Cyclin-dependent kinases (CDKs) play crucial roles in promoting DNA replication and preventing rereplication in eukaryotic cells [1-4]. In budding yeast, CDKs promote DNA replication by phosphorylating two proteins, Sld2 and Sld3, which generates binding sites for pairs of BRCT repeats (breast cancer gene 1 [BRCA1] C terminal repeats) in the Dpb11 protein [5, 6]. The Sld3-Dpb11-Sld2 complex generated by CDK phosphorylation is required for the assembly and activation of the Cdc45-Mcm2-7-GINS (CMG) replicative helicase. In response to DNA replication stress, the interaction between Sld3 and Dpb11 is blocked by the checkpoint kinase Rad53 , which prevents late origin firing [7, 8]. Here we show that the two key CDK sites in Sld3 are conserved in the human Sld3-related protein Treslin/ticrr and are essential for DNA replication. Moreover, phosphorylation of these two sites mediates interaction with the orthologous pair of BRCT repeats in the human Dpb11 ortholog, TopBP1. Finally, we show that DNA replication stress prevents the interaction between Treslin/ticrr and TopBP1 via the Chk1 checkpoint kinase. Our results indicate that Treslin/ticrr is a genuine ortholog of Sld3 and that the Sld3-Dpb11 interaction has remained a critical nexus of S phase regulation through eukaryotic evolution.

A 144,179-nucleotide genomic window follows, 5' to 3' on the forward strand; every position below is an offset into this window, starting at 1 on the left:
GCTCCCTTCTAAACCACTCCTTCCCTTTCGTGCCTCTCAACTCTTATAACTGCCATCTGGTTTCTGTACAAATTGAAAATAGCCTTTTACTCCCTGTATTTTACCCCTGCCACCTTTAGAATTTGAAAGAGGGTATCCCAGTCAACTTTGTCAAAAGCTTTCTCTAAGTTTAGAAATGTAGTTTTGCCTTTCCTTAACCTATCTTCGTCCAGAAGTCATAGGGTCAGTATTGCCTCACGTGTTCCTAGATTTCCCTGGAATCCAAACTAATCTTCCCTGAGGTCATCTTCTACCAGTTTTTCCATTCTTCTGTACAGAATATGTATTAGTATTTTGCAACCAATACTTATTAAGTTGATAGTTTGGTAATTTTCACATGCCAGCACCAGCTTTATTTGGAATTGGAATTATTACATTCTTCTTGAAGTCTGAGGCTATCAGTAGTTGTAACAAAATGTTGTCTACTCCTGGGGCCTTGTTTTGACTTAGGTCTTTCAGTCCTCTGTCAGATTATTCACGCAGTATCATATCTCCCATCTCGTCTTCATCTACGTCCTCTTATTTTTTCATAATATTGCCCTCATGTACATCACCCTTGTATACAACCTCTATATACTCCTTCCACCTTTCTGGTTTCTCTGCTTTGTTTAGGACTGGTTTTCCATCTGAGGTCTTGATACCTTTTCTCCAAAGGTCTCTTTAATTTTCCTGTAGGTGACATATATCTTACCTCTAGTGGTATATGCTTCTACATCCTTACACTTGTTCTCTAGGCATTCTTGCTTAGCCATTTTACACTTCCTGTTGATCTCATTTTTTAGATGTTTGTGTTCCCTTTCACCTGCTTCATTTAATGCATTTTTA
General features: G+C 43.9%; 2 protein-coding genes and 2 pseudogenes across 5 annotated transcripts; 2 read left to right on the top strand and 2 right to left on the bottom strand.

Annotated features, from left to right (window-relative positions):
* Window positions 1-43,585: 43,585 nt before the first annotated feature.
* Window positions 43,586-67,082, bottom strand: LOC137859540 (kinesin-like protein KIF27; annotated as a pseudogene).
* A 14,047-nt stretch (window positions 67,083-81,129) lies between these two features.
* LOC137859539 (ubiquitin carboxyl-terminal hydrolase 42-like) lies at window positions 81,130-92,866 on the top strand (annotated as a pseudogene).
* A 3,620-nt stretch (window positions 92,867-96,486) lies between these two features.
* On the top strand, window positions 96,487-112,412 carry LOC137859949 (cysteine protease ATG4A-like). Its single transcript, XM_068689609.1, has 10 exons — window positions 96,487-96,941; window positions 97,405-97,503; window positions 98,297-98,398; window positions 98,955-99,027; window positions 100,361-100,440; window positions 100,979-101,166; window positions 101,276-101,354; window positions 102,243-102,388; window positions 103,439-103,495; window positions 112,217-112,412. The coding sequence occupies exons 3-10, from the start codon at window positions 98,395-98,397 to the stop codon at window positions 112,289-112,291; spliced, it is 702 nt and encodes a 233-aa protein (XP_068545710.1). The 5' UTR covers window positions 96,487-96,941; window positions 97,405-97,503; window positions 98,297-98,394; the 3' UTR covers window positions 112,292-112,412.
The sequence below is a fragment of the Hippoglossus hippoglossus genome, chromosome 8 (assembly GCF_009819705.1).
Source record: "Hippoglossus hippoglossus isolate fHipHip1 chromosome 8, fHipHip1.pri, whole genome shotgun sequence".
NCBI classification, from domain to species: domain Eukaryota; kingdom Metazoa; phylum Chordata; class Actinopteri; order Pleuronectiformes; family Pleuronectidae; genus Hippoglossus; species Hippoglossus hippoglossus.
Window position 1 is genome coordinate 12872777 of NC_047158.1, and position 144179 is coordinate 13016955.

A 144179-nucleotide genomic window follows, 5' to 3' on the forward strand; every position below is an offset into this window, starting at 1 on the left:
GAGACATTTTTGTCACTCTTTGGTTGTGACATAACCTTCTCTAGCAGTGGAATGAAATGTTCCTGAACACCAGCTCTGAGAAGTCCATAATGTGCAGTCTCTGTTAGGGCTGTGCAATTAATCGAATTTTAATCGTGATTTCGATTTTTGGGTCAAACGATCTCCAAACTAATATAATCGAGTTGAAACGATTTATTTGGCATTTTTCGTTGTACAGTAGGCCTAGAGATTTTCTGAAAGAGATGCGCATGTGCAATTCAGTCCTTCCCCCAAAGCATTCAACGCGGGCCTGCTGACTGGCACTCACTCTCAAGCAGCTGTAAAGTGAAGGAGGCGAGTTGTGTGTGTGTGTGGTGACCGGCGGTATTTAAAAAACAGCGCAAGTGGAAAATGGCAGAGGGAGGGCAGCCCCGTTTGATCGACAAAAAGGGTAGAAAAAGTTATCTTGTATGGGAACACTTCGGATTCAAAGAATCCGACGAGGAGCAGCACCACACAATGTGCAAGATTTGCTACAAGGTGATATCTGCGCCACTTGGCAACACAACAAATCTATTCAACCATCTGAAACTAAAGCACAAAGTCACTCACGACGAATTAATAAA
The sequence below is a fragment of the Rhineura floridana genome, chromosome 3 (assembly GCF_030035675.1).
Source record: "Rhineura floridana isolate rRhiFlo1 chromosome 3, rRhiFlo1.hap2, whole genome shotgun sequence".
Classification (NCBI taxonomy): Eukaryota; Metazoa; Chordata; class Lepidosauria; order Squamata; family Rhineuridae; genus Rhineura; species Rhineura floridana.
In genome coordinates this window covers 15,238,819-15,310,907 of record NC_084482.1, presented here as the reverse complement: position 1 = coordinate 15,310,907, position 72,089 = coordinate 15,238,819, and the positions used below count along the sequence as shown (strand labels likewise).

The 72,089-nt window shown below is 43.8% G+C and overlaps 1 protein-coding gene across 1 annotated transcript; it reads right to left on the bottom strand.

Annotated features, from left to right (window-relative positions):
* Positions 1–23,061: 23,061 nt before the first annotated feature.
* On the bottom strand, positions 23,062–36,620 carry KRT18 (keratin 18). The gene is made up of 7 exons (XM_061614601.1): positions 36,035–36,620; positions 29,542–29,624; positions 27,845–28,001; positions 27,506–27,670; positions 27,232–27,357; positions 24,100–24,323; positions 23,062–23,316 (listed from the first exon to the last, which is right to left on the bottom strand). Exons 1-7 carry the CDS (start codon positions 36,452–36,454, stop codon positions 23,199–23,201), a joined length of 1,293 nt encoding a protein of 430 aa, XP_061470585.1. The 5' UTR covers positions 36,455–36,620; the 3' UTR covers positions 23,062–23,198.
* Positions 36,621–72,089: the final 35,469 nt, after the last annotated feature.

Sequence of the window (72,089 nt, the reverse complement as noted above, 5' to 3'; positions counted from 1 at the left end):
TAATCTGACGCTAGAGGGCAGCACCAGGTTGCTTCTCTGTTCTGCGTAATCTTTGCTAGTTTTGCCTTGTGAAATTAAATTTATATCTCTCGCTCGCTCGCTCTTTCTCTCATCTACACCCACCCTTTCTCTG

Successful structural investigations of protein-protein interactions can be facilitated by studying only the core interacting regions of the constituent proteins. However, attempting the discovery of stable core complexes using informed trial-and-error approaches can prove time and resource intensive.
The multi-subunit DNA-dependent protein kinase (DNA-PK), a crucial player in DNA repair by non-homologous end-joining in higher eukaryotes, consists of a catalytic subunit (DNA-PKcs) and the Ku heterodimer. Ku recruits DNA-PKcs to double-strand breaks, where DNA-PK assembles prior to DNA repair. The interaction of DNA-PK with DNA is regulated via autophosphorylation. Recent SAXS data addressed the conformational changes occurring in the purified catalytic subunit upon autophosphorylation. Here, we present the first structural analysis of the effects of autophosphorylation on the trimeric DNA-PK enzyme, performed by electron microscopy and single particle analysis. We observe a considerable degree of heterogeneity in the autophosphorylated material, which we resolved into subpopulations of intact complex, and separate DNA-PKcs and Ku, by using multivariate statistical analysis and multi-reference alignment on a partitioned particle image data set. The proportion of dimeric oligomers was reduced compared to non-phosphorylated complex, and those dimers remaining showed a substantial variation in mutual monomer orientation. Together, our data indicate a substantial remodelling of DNA-PK holo-enzyme upon autophosphorylation, which is crucial to the release of protein factors from a repaired DNA double-strand break.